Earlier this year, lawyer and activist David Buckel, known largely for working on the case that inspired the 1999 film Boys Don’t Cry, died after setting himself on fire in Brooklyn’s Prospect Park. In a suicide note, he revealed that his death was a climate protest against the destruction of the earth.
“Pollution ravages our planet, oozing inhabitability via air, soil, water and weather. Most humans on the planet now breathe air made unhealthy by fossil fuels, and many die early deaths as a result — my early death by fossil fuel reflects what we are doing to ourselves,” wrote Buckel.
“I hope it is an honorable death that might serve others.”
Buckel’s suicide hasn’t been the only one motivated deeply by climate change.
As Global Temperatures Rise, Suicide Rates Follow
In a recent study by Stanford University and UC Berkeley, researchers concluded that projected temperature increases could lead to an additional 21,000 suicides in the United States and Mexico by 2050. They found that with every 1°C increase in monthly average temperature, suicide rates increase by 0.7% in US counties, and 2.1% in Mexican municipalities.
Although there isn’t a causal link between rising temperatures and suicides, the results show “remarkable consistency” over time and place.
“Unmitigated climate change [represents] a change in suicide rates comparable to the estimated impact of economic recessions, suicide prevention programmes, or gun restriction laws,” the research said.
Researchers analysed data from multiple decades for the United States and Mexico, and took into account seasonal variation, levels of poverty, and even the news of celebrity suicides.
They also analysed depressive language in more than 600 million social media updates during warmer periods. They found that Tweets included words such as “lonely,” “trapped” or “suicidal” more during hot spells.
In 2013, research also showed that as temperatures rise, violence increases.
“We’ve been studying the effects of warming on conflict and violence for years, finding that people fight more when it’s hot. Now we see that in addition to hurting others, some individuals hurt themselves. It appears that heat profoundly affects the human mind and how we decide to inflict harm,” said Solomon Hsiang, study co-author and associate professor at the University of California, Berkeley.
The Connection to Mental Health
This study is also supported by research that linked climate change to 60,000 suicides in India in the last three decades. In 2017, UC Berkeley researcher Tamma Carleton discovered a deep link between global warming and suicides in India. During the agricultural growing season, an increase of 1°C on any day warmer than 20°C, led to approximately 65 suicides across the country. Warming a day by 5°C had five times that impact.
Extreme weather events can indeed have extreme adverse effects on mental health. Because hotter days lead to heat waves and drought, crops are often damaged and lost for the entire season. This has had profound implications on household savings and financial stability, imposing a heavy toll on people’s psyches. It is not a surprise then, that such desperate situations can drive people to suicide.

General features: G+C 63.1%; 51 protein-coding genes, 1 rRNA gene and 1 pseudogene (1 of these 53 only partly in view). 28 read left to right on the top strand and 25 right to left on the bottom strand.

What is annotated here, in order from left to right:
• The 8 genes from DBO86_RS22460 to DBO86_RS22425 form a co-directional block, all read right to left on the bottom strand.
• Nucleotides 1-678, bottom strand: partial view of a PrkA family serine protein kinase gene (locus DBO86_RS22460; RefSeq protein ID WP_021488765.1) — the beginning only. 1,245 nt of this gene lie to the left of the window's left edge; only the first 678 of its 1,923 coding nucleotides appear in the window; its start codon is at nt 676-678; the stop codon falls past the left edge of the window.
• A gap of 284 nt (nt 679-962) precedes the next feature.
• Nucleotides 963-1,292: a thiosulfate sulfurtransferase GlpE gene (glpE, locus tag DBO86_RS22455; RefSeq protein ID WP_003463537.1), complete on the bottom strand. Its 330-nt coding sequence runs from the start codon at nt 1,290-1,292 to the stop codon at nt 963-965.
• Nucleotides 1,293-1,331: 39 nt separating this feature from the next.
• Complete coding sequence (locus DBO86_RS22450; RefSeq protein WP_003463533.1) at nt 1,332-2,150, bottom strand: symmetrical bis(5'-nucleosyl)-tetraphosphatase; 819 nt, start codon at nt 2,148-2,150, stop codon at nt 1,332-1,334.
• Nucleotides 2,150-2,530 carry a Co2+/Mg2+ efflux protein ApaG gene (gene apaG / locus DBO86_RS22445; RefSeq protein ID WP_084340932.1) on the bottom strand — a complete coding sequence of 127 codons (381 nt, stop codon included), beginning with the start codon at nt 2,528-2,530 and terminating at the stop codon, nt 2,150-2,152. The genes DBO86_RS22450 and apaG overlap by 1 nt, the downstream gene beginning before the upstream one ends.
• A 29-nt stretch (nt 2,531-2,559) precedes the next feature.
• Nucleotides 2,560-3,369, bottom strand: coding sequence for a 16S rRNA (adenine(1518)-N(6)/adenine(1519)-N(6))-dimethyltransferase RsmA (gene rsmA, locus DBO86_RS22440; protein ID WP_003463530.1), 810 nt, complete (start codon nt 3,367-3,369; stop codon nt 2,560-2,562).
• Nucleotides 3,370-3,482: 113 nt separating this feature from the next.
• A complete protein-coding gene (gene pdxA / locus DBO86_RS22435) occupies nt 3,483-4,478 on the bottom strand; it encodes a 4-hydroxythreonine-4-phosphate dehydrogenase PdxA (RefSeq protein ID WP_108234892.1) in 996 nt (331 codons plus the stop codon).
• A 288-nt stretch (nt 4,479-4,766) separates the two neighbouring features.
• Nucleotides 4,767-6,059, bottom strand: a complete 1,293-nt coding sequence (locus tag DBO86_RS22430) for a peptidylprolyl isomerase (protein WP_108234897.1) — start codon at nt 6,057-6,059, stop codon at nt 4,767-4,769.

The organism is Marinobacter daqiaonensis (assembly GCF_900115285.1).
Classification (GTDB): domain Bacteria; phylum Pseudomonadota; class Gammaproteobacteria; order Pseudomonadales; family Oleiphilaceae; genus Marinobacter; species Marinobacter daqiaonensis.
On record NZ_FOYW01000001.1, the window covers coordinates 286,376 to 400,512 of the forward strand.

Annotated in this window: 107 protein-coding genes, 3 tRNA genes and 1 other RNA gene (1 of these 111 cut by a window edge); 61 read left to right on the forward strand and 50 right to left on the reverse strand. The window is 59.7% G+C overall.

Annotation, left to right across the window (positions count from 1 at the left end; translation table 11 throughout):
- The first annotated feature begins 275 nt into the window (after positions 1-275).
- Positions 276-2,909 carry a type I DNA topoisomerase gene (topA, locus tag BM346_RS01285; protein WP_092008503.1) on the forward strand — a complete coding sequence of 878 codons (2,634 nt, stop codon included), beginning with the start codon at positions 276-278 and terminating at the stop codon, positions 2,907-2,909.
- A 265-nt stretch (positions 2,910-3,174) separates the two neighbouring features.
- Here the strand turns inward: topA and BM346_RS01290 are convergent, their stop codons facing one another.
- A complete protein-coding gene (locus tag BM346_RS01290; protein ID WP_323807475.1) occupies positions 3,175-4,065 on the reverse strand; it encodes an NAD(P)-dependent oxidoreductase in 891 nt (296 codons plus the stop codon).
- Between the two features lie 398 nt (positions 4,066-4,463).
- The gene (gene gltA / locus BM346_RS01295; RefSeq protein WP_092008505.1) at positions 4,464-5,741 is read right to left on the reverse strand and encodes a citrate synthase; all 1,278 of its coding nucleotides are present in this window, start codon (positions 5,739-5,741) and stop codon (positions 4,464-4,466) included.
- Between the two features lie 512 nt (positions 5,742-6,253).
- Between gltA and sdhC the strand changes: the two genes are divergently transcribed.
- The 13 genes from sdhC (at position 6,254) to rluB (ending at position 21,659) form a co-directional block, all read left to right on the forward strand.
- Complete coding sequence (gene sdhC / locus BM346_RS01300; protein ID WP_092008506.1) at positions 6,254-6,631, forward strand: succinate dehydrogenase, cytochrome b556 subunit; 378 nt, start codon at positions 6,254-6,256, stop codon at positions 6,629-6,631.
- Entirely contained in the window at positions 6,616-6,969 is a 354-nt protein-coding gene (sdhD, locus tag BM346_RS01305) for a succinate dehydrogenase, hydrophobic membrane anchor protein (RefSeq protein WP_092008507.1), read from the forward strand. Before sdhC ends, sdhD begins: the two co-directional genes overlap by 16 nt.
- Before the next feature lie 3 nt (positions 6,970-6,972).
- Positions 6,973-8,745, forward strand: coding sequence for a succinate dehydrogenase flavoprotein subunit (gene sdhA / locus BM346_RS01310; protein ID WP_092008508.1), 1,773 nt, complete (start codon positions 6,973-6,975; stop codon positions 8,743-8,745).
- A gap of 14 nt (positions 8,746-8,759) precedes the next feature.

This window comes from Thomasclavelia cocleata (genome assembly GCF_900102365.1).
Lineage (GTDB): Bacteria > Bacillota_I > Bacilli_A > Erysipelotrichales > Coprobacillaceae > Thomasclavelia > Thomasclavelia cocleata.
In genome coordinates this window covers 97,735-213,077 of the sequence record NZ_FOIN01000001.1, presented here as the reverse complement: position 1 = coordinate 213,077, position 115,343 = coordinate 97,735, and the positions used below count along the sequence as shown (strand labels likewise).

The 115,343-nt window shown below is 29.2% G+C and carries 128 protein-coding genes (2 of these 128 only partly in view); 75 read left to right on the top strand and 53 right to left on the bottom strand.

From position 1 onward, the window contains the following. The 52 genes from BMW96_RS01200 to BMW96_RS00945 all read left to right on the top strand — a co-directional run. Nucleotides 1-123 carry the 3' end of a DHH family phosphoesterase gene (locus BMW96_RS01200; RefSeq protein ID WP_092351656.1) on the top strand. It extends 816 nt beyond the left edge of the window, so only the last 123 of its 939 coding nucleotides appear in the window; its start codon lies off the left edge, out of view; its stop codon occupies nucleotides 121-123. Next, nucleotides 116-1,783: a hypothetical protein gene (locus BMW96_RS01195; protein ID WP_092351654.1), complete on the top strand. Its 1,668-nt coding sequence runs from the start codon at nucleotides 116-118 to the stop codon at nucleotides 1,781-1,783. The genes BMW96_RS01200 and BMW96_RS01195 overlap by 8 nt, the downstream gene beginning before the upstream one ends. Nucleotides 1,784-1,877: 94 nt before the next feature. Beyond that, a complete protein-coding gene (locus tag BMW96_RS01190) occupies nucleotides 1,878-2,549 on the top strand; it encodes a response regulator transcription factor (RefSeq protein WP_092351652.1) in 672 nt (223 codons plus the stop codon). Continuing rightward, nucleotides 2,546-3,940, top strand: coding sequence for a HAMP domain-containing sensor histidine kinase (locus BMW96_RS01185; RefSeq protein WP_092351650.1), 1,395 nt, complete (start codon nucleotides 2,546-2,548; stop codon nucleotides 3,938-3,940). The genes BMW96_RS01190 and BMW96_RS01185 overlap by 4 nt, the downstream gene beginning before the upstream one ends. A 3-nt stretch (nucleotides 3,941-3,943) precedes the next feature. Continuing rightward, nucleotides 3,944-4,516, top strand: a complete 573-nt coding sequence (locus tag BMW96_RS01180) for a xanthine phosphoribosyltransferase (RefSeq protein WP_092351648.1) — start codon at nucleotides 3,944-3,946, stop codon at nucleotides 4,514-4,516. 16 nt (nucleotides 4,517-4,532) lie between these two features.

Indeed, extreme weather events can cause extreme trauma, anxiety, depression, and stress. Floods, wildfires, and droughts can destroy businesses, force people to move, and lead to a loss of social support and community resources.
For the more than 20 million people who are forced to move every year as a result of climate change migration, the trauma and psychological loss of losing homes, jobs, and communities can be devastating. The American Public Health Association estimates that 25-50% of people exposed to an extreme weather disaster are at risk of adverse mental health effects.
Indeed, 49% of the survivors of Hurricane Katrina developed an anxiety or mood disorder, and 1 in 6 developed PTSD. After Hurricane Maria in Puerto Rico, there was a 30% increase in the number of suicides.
According to the American Psychiatric Association, “Exposure to extreme heat has been associated with increased use of alcohol to cope with stress, increases in hospital and emergency room admissions for people with mental health or psychiatric conditions, and increase in suicide. Extreme weather events have also been associated with increases in aggressive behavior and domestic violence.”
A different type of trauma exists for native communities and family farming communities who are increasingly witnessing the loss of their environment. With mounting ecological losses and the prospect of an uncertain future, these communities are grieving for lost landscapes or species that carry personal and collective meaning.
Researchers described it as “ecological grief.”
For Inuit communities in Arctic Canada, melting ice has prevented travel to cultural sites, restricted engagement in traditional activities, stopped activities such as hunting and fishing. This has led to grief, anger, sadness, and a profound sense of loss.
In an interview, an Inuit woman from Rigolet, Nunatsiavut said, “I think that [the changes] will have an impact maybe on mental health, because it’s a depressing feeling when you’re stuck. I mean for us to go off [on the land] is just a part of life. If you don’t have it, then that part of your life is gone, and I think that’s very depressing.”
As this body of research expands, one thing is becoming clearer and clearer: climate change is not just inflicting harm on the environment, agricultural outputs, and infrastructure. It is increasingly having wide-ranging impacts on mental health, creating conditions for trauma, anxiety, depression, and psychological loss.
Another Inuit man from Nunatsiavut echoes the sentiment. “It’s hurting in a way,” he says. “It’s hurting in a lot of ways.”